From ALA’s Office for Intellectual Freedom, here are the top Banned Books of 20116.
Top Ten for 2016
Out of 323 challenges recorded by the Office for Intellectual Freedom
- This One Summer written by Mariko Tamaki and illustrated by Jillian Tamaki
Reasons: challenged because it includes LGBT characters, drug use and profanity, and it was considered sexually explicit with mature themes
- Drama written and illustrated by Raina Telgemeier
Reasons: challenged because it includes LGBT characters, was deemed sexually explicit, and was considered to have an offensive political viewpoint
- George written by Alex Gino
Reasons: challenged because it includes a transgender child, and the “sexuality was not appropriate at elementary levels”
- I Am Jazz written by Jessica Herthel and Jazz Jennings, and illustrated by Shelagh McNicholas
Reasons: challenged because it portrays a transgender child and because of language, sex education, and offensive viewpoints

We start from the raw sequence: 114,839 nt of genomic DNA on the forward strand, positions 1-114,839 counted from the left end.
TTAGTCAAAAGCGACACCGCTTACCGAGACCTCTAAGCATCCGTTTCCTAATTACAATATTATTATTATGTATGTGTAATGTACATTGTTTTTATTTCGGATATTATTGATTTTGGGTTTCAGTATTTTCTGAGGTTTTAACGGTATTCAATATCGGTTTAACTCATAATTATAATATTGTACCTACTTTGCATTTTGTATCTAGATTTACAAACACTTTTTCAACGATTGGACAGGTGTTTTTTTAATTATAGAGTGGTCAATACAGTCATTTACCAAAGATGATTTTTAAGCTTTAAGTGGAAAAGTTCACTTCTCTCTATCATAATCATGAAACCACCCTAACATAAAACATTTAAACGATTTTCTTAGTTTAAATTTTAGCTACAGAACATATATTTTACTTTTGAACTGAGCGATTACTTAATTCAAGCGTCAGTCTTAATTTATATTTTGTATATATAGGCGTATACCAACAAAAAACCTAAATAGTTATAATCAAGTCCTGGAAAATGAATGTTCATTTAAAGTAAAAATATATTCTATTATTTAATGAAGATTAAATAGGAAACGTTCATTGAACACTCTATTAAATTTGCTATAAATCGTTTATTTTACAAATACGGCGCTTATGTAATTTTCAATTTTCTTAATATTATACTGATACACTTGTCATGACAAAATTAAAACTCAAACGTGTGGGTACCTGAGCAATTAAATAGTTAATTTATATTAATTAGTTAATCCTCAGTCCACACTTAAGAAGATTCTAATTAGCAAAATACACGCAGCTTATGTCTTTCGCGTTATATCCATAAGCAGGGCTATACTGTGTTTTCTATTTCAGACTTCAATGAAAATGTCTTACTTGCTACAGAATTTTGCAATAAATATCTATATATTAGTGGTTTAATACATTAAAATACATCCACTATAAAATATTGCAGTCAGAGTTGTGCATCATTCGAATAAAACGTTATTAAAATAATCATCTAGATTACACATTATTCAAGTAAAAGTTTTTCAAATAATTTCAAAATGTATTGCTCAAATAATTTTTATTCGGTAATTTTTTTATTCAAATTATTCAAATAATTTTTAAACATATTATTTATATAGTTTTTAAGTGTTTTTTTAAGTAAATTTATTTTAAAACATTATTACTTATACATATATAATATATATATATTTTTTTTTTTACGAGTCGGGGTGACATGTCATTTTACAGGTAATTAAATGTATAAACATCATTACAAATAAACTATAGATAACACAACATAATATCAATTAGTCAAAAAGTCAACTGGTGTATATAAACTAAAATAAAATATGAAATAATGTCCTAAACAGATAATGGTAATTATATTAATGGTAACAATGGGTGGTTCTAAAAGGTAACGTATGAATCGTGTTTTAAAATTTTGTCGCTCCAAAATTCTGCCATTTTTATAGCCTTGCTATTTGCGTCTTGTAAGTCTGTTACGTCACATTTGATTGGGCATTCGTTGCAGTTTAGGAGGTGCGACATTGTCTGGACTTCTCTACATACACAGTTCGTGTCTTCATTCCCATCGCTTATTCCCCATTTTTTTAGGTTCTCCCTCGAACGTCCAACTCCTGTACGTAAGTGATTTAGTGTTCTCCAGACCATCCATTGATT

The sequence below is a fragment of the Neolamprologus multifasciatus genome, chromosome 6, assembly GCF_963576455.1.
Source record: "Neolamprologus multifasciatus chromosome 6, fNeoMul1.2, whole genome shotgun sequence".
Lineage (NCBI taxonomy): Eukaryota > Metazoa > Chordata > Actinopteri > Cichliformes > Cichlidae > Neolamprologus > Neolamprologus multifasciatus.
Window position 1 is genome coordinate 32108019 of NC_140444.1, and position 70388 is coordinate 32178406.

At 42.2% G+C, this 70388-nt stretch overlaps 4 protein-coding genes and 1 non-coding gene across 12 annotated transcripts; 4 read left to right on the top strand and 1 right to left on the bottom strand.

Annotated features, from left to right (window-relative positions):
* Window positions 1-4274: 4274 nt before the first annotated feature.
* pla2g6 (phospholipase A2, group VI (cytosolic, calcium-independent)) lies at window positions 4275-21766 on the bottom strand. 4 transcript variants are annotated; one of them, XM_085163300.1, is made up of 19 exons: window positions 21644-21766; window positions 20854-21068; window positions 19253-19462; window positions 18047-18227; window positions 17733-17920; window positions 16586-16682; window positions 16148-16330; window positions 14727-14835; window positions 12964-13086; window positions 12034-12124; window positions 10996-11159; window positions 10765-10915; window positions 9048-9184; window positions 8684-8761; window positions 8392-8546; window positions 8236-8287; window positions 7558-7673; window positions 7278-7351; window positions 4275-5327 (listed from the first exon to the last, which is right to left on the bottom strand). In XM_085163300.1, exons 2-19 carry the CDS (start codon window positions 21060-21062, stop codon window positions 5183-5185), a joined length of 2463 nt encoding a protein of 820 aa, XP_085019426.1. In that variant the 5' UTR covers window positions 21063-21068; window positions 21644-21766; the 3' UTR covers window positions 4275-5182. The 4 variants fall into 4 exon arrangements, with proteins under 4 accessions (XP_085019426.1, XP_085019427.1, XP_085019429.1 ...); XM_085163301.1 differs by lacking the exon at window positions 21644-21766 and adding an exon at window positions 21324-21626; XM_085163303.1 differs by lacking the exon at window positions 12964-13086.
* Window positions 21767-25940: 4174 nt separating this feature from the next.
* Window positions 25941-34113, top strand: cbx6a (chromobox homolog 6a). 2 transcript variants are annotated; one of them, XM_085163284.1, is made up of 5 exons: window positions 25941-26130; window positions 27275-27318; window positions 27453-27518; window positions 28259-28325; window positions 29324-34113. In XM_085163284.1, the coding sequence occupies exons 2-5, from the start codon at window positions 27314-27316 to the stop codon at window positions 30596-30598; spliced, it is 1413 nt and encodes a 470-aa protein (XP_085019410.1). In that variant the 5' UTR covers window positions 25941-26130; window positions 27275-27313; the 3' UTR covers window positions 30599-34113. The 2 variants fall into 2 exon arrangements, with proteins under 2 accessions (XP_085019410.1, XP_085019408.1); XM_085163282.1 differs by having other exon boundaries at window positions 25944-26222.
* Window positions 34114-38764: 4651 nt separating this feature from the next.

- Two Boys Kissing written by David Levithan
Reasons: challenged because its cover has an image of two boys kissing, and it was considered to include sexually explicit LGBT content
- Looking for Alaska written by John Green
Reasons: challenged for a sexually explicit scene that may lead a student to “sexual experimentation”
- Big Hard Sex Criminals written by Matt Fraction and illustrated by Chip Zdarsky
Reason: challenged because it was considered sexually explicit
- Make Something Up: Stories You Can’t Unread written by Chuck Palahniuk
Reasons: challenged for profanity, sexual explicitness, and being “disgusting and all around offensive”
- Little Bill (series) written by Bill Cosby and and illustrated by Varnette P. Honeywood
Reason: challenged because of criminal sexual allegations against the author
- Eleanor & Park written by Rainbow Rowell
Reason: challenged for offensive language
Other Banned Books have included the Bible, Beloved, the Great Gatsby, Cather in the Rye, Lord of the Flies, Lord of the Rings, 1984, and Call of the Wild.
Have you ever read a banned book? Did you read it because it was banned or because you liked it or were assigned it to read in school? Would you take part in a public reading of banned books? Has your library ever held such a program? Join in the conversation and share your views on Banned Book Week. ALA has a Rebel Reader Twitter Tournament.
Banned Book Celebrations can take place in Real Life or in the virtual world of Second Life.